Adapted from a Lent Madness press release
While much of the world is recovering from the Halloween sugar high, another segment of the population looks toward the church’s season of Lent. It may be more than three months away, but the 2016 bracket of 32 saints has been officially released by the Lent Madness Supreme Executive Committee.
For the seventh year running, people worldwide are gearing up for Lent Madness, the “saintly smackdown” in which 32 saints do battle to win the coveted Golden Halo. This all kicks off on “Ash Thursday,” February 11, but with the bracket release rabid fans of the saints are already picking this year’s favorites.
The bracket is released every year on All Brackets’ Day, November 3. This momentous day in the church year follows All Saints’ Day (11/1) and All Souls’ Day (11/2) to complete this early November trinity of feast days.
“It’s all part of our diabolical plan to create a year-round Lent,” said the Rev. Tim Schenck, creator of Lent Madness. “Why be penitential for just 40 days and 40 nights? And if you can walk into some big box store and see Christmas decorations in August, why can’t you walk into your local coffee shop and see purple lights strung up in November?”
The Rev. Canon Scott Gunn, executive director of Forward Movement and Schenck’s Lent Madness co-conspirator, agrees. “The Lent-Industrial complex is alive, well, and thriving. We’re simply tapping into it in order to get people talking about saints throughout the year.”
This year Lent Madness features an intriguing slate of saints ancient and modern, Biblical and ecclesiastical, including Dietrich Bonhoeffer, Clare of Assisi, Julian of Norwich, Sojourner Truth, Joseph, Columba, and Albert Schweitzer. Intriguing matchups are Roch vs. Gertrude (patron saints of dogs and cats, respectively), Elmo vs. Barnabas (aka Elmo vs. Barney), and Cyril vs. Methodius (the Slavic Smackdown).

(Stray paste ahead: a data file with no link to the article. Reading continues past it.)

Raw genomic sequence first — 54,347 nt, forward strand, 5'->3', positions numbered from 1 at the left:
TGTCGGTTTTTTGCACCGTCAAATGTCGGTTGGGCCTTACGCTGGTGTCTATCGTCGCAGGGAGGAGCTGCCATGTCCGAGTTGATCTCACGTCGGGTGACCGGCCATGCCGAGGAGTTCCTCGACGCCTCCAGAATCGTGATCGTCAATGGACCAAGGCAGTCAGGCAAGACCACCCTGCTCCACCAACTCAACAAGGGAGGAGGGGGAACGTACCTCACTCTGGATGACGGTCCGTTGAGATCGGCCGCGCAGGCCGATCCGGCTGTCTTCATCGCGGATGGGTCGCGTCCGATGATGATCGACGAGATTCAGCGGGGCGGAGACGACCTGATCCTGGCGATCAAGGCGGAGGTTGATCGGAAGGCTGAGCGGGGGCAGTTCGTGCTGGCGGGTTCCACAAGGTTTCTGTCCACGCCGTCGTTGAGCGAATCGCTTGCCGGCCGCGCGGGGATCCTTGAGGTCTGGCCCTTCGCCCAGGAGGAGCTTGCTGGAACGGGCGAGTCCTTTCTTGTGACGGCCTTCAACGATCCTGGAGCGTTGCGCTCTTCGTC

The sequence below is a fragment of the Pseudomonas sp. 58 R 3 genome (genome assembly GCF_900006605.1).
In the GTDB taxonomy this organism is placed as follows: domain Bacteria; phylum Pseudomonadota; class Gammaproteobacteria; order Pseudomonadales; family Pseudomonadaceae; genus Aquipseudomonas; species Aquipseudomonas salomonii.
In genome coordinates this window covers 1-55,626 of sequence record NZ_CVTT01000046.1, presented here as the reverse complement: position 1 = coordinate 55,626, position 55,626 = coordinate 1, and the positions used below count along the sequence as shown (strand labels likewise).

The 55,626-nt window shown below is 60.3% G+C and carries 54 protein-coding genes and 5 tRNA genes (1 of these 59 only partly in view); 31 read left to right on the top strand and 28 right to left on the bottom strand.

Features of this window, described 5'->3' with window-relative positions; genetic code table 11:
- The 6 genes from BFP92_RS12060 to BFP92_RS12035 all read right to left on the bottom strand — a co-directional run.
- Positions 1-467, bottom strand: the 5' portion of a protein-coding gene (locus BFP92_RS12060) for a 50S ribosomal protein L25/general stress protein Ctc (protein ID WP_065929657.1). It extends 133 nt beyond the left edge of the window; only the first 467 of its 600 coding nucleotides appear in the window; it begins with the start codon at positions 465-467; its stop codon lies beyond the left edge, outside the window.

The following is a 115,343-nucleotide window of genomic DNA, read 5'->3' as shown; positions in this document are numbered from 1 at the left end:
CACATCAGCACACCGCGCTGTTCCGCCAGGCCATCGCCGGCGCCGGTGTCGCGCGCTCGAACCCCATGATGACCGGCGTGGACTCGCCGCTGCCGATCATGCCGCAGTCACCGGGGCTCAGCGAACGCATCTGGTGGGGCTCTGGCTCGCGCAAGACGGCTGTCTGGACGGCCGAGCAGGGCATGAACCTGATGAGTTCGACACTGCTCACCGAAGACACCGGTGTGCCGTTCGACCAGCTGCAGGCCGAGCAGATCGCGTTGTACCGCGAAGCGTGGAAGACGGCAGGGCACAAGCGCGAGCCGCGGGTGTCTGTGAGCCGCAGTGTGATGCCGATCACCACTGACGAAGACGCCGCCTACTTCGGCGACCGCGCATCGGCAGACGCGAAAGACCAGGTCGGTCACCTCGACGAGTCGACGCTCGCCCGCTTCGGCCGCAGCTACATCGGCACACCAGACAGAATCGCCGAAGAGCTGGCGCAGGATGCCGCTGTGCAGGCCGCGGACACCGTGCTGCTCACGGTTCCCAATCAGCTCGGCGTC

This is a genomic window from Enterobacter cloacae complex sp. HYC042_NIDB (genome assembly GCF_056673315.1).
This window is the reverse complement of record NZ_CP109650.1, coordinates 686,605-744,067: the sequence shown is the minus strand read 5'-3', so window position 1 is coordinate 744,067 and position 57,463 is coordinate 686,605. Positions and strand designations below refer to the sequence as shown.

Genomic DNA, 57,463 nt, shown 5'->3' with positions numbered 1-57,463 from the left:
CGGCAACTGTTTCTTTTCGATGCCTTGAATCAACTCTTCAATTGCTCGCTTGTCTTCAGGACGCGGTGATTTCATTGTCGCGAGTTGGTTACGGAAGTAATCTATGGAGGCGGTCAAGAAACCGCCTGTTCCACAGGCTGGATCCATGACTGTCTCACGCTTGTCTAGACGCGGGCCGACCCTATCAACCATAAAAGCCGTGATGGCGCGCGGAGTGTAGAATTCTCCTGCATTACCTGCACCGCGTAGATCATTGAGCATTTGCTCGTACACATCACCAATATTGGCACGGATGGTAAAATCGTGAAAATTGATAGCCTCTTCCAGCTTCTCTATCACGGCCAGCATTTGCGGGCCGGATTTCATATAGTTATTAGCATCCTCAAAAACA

New to Lent Madness? Here’s how it works: on the weekdays of Lent, information is posted at lentmadness.org about two different saints. Each pairing remains open for 24 hours as participants read about and then vote to determine which saint moves on to the next round. Sixteen saints make it to the Round of the Saintly Sixteen; eight advance to the Round of the Elate Eight; four make it to the Faithful Four; two to the Championship; and the winner is awarded the Golden Halo.
The first round consists of basic biographical information about each of the 32 saints. Things get a bit more interesting in the subsequent rounds as we offer quotes and quirks, explore legends, and even move into the area of saintly kitsch.
For those seeking an advanced list of all 32 first round bios along with a personal full-color bracket, the Saintly Scorecard: The Definitive Guide to Lent Madness 2016 will be available through Forward Movement in January.
Like that other March tournament, there will be drama and intrigue, upsets and thrashings, last-minute victories and Cinderellas. Unlike professional and collegiate sporting events, there is no admission cost for Lent Madness, but souvenirs are available in the “Lentorium” part of the Lent Madness website.
So let the saintly games begin! Well, in three months or so.